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Bernard White


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What theological implications does the "Psychology" and "Neuroscience" (and possibly biology) of religion (or "God(s)") have?

I'm very interested in people's opinions on this matter.
I would just like to say, as I have said in the past, this debate is not to make mockery of "God". It is just honesty enquiry.
Yet as I have explored with my other debates in the past, it seems we must first define (or describe to the best of our limits) what we mean by "God(s)" and "Existence". Otherwise the debate "Does God exist?" becomes slightly meaningless.
Now that's done.
I was reading much about the psychology of religion, and found that due to articles like :
“Thinking Style and Belief In God” - Art Markman
Link : http://www.psychologytoday.com/blog/ulterior-motives/201208/thinking-style-and-belief-in-god
"We are programmed to believe in a god" by Jesse Bering.
"Is God an Accident" by Paul Bloom :
that had many theological implications!
And made me think :
- There is a strong correlation with a "Theory of mind" and belief in God. Animals don't really have a "theory of mind", does this mean other animals can't experience "God(s)"?
- Psychologists can now artificially create a "God experience", Doesn't this make the "Religious experience" argument rather dubious?. Link : http://www.youtube.com/watch?v=y02UlkYjSi0
And there are probably many more Tedsters could think of!
However I do think it is worth mentioning that :
As Justin L. Barret said, that the psychology and neuroscience of religion (God) doesn't (dis)prove that God isn't real. For it wouldn't make much sense if a God who wanted to be in a relationship with us, didn't give us the ability to conceive such a God.
Another great quote by him :
"Having a scientific explanation for mental phenomena does not mean we should stop believing in them. “Suppose science produces a convincing account for why I think my wife loves me — should I then stop believing that sh

Topics: Church of God

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    May 11 2013: I suggest this type of knowledge is showing us that god beliefs could be leveraging cognitive processes such as agency detection. That the what is perceived as religious experience could be in a product of natural processes.

    Many kids have imaginary friends. We have the cognitive machinery to imagine these, goblins, fairies, spirits and gods etc.

    That it all comes down to interpretation. If I experience seeing Napoleon in the flesh, then culturally it might be judged a hallucination. But a similar experience seen in a cultural religious context gets classified a different way.

    This does not disprove the supernatural, just that it may be all natural processes.

    We see the brain is active when praying. No one can prove whether there is some supernatural connection or not. It is speculation to assume it is, imo.
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      May 11 2013: Your thoughts are very similar to mine on this matter.
      This is one of the reasons I remain agnostic about (almost all forms) of deities.
      However, to me it raises interesting theological questions, as mentioned in the description! :D
      (Nice to see you again Obey No1Kinobe! :D)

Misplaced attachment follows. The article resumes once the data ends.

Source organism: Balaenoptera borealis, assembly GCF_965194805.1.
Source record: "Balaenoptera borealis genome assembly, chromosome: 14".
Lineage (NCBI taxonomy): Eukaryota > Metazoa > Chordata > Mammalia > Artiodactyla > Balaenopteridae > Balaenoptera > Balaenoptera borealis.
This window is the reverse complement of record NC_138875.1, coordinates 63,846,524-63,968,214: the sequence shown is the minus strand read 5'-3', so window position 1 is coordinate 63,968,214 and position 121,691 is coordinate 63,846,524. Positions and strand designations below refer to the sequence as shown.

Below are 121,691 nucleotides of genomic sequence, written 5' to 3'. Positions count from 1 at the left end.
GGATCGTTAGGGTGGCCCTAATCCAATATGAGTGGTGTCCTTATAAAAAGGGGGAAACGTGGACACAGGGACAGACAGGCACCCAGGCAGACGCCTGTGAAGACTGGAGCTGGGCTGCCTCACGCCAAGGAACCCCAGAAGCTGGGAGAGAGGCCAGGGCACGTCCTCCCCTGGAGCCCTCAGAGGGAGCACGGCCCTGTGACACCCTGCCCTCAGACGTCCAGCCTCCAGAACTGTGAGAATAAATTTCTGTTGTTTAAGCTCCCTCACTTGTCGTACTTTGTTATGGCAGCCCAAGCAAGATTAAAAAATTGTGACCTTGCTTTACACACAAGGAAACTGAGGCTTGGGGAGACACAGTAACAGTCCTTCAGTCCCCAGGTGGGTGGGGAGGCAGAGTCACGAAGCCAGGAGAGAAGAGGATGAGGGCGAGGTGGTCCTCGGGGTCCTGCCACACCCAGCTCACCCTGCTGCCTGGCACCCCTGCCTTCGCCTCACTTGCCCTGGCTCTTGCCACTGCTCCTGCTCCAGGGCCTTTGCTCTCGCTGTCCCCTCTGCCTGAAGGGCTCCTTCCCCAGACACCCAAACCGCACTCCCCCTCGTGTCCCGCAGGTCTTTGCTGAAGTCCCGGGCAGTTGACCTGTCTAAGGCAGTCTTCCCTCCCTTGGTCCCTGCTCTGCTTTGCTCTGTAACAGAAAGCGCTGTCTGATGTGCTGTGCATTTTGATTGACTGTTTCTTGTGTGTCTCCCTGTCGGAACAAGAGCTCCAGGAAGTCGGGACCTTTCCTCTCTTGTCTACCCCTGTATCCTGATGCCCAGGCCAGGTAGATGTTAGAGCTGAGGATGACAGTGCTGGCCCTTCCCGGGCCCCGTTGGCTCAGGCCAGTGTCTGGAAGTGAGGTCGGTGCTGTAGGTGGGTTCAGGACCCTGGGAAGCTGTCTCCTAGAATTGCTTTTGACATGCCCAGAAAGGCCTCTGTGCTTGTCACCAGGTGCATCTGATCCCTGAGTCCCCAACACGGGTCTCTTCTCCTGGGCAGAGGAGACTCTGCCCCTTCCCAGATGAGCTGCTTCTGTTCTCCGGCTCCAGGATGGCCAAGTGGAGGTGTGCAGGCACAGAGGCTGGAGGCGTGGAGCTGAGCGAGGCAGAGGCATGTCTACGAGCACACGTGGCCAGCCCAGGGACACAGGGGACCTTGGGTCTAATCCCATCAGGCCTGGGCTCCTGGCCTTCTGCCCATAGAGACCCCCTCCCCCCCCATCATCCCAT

Kind regards,
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        May 12 2013: Hi Don

        1. If you are talking about wireless messages via electromagnetic radiation, no. I understand many modern technologies may be considered magical to those with no understanding. But it is a phenomena in the natural world, light, energy, matter etc. Whereas connecting to some being not part of the natural world and via thought only is supernatural. I'm not sure if you consider our ability to send radio messages evidence that humans can send thoughts to beings outside time, space, matter and energy?

        2. For brevity and because I am aware of reports of scientific testing that shows certain parts of the brain active during prayer. Its also relevant.

        I could have mentioned many other examples e.g. similar tests on Buddhist moks show parts of their brain action during meditation.

        Now they may be making some mystical connection to the universe also. We don't know. That is the bit we can not test. We just know brain activity is part of the prayer and meditation experience.

        Similar for psychoactive substances. I have heard people saying LSD helps them connect to God. It could. We don't know. We only know it does physical and chemical changes on their brain that impacts their perceptions and cognition.

        In ancient times the worship of Bacchus involved imbibing alcohol, that helped establish a mystical connection or perceptions. In the Americas similar with hemp and peyote.

        You lock a human in a completely dark and silent room and they start hearing and seeing things

        The dervish spin around to touch god.

        At most evangelical churches there is music, emotion, and the release of some social inhibitions.

        We enter a mild trance watching TV.

        We reasonably know the brain is involved in all these. We don't know if people are connecting to supernatural spirit realms and being or they are just natural cognitive functions and brain state outcomes given the stimulation or activity.

        I think it most likely all these are natural, not connecting to God, as far as we knw

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